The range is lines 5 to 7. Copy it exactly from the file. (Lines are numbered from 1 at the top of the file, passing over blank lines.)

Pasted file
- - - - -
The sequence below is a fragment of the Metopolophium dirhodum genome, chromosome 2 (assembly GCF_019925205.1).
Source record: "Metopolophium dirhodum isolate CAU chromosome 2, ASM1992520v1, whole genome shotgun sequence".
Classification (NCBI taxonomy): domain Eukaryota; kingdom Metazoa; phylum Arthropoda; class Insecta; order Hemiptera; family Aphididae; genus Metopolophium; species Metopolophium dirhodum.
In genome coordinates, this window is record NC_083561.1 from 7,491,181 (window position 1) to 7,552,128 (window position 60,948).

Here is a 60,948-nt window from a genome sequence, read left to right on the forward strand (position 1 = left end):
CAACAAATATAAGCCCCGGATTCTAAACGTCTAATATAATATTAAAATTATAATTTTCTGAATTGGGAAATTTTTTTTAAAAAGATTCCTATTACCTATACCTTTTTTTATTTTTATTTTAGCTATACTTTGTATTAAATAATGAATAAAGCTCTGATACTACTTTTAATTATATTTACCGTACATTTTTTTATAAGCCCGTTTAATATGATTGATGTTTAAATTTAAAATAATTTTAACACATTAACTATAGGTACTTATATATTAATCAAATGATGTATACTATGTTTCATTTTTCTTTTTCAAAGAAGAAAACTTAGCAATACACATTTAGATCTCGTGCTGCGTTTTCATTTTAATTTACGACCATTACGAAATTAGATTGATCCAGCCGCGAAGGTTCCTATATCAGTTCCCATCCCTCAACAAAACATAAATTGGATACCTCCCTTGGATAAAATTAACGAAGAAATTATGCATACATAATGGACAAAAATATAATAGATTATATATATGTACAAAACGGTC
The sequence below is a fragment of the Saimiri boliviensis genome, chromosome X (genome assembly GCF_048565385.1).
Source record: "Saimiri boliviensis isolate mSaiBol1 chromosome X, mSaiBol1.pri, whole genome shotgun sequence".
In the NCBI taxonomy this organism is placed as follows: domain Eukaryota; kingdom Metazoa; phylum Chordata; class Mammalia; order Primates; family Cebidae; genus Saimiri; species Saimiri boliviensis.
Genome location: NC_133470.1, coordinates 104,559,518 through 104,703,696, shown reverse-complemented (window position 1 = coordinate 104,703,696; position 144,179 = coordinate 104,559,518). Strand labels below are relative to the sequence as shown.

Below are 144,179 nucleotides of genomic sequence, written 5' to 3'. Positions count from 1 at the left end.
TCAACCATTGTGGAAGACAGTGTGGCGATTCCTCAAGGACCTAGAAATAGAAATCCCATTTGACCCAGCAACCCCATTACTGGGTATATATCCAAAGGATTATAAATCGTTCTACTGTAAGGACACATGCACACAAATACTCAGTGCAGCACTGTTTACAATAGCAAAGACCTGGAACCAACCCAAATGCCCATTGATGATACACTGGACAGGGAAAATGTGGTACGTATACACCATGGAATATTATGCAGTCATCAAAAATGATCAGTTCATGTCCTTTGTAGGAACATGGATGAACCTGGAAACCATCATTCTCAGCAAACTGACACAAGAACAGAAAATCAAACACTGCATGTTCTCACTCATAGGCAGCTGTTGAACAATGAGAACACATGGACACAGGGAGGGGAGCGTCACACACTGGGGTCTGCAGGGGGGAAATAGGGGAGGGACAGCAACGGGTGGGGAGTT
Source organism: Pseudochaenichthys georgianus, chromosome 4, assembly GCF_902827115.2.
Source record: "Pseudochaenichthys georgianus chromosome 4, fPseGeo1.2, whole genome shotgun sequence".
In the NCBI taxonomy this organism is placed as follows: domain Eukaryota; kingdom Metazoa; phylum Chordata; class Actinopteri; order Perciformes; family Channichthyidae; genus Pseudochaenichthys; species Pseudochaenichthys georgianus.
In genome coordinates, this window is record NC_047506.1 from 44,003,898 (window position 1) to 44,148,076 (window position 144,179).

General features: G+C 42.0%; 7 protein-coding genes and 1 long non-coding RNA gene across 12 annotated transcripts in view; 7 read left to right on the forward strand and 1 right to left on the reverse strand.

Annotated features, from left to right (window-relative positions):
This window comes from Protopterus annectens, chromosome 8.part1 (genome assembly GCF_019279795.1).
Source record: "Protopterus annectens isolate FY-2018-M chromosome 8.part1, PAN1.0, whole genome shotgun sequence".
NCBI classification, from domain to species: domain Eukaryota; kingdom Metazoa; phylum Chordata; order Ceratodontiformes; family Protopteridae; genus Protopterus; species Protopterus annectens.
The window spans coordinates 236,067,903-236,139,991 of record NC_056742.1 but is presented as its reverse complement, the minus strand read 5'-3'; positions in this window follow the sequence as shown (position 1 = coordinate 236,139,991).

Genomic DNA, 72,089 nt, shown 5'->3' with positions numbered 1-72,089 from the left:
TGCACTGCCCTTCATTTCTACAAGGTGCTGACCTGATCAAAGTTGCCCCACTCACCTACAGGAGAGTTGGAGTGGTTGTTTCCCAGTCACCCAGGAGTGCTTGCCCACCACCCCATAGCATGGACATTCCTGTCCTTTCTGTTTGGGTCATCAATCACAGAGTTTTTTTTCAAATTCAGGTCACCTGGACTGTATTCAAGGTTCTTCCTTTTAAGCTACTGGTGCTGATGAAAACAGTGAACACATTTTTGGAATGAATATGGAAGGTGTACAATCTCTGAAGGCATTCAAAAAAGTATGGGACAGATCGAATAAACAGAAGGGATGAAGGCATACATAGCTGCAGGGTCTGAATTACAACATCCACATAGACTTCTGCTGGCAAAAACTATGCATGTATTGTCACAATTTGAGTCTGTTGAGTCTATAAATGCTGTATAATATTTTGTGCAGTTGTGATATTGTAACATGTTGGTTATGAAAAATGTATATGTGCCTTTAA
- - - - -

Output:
Here is a 60,948-nt window from a genome sequence, read left to right on the forward strand (position 1 = left end):
CAACAAATATAAGCCCCGGATTCTAAACGTCTAATATAATATTAAAATTATAATTTTCTGAATTGGGAAATTTTTTTTAAAAAGATTCCTATTACCTATACCTTTTTTTATTTTTATTTTAGCTATACTTTGTATTAAATAATGAATAAAGCTCTGATACTACTTTTAATTATATTTACCGTACATTTTTTTATAAGCCCGTTTAATATGATTGATGTTTAAATTTAAAATAATTTTAACACATTAACTATAGGTACTTATATATTAATCAAATGATGTATACTATGTTTCATTTTTCTTTTTCAAAGAAGAAAACTTAGCAATACACATTTAGATCTCGTGCTGCGTTTTCATTTTAATTTACGACCATTACGAAATTAGATTGATCCAGCCGCGAAGGTTCCTATATCAGTTCCCATCCCTCAACAAAACATAAATTGGATACCTCCCTTGGATAAAATTAACGAAGAAATTATGCATACATAATGGACAAAAATATAATAGATTATATATATGTACAAAACGGTC
The sequence below is a fragment of the Saimiri boliviensis genome, chromosome X (genome assembly GCF_048565385.1).